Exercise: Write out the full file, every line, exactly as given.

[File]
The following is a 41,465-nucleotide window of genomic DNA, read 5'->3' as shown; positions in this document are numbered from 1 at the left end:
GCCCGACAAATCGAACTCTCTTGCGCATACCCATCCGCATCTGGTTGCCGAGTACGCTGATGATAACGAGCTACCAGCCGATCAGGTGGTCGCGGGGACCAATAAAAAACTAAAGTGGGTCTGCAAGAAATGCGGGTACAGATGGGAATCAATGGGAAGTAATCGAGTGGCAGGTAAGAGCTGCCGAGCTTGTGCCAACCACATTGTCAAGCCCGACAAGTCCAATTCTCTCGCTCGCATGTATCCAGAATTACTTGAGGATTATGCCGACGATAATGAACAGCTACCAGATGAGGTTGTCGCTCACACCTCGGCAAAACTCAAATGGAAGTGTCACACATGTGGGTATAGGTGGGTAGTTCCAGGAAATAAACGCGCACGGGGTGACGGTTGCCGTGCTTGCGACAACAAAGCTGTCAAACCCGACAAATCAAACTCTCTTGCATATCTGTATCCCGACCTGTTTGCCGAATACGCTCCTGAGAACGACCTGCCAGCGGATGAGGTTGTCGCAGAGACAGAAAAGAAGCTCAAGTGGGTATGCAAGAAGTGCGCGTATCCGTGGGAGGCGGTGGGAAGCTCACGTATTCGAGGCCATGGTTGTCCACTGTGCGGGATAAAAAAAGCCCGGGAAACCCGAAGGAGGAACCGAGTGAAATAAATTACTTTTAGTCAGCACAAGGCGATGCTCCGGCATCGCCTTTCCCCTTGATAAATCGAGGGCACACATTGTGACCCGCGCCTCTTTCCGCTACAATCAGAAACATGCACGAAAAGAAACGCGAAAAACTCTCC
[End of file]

The following is a 41,465-nucleotide window of genomic DNA, read 5'->3' as shown; positions in this document are numbered from 1 at the left end:
GCCCGACAAATCGAACTCTCTTGCGCATACCCATCCGCATCTGGTTGCCGAGTACGCTGATGATAACGAGCTACCAGCCGATCAGGTGGTCGCGGGGACCAATAAAAAACTAAAGTGGGTCTGCAAGAAATGCGGGTACAGATGGGAATCAATGGGAAGTAATCGAGTGGCAGGTAAGAGCTGCCGAGCTTGTGCCAACCACATTGTCAAGCCCGACAAGTCCAATTCTCTCGCTCGCATGTATCCAGAATTACTTGAGGATTATGCCGACGATAATGAACAGCTACCAGATGAGGTTGTCGCTCACACCTCGGCAAAACTCAAATGGAAGTGTCACACATGTGGGTATAGGTGGGTAGTTCCAGGAAATAAACGCGCACGGGGTGACGGTTGCCGTGCTTGCGACAACAAAGCTGTCAAACCCGACAAATCAAACTCTCTTGCATATCTGTATCCCGACCTGTTTGCCGAATACGCTCCTGAGAACGACCTGCCAGCGGATGAGGTTGTCGCAGAGACAGAAAAGAAGCTCAAGTGGGTATGCAAGAAGTGCGCGTATCCGTGGGAGGCGGTGGGAAGCTCACGTATTCGAGGCCATGGTTGTCCACTGTGCGGGATAAAAAAAGCCCGGGAAACCCGAAGGAGGAACCGAGTGAAATAAATTACTTTTAGTCAGCACAAGGCGATGCTCCGGCATCGCCTTTCCCCTTGATAAATCGAGGGCACACATTGTGACCCGCGCCTCTTTCCGCTACAATCAGAAACATGCACGAAAAGAAACGCGAAAAACTCTCC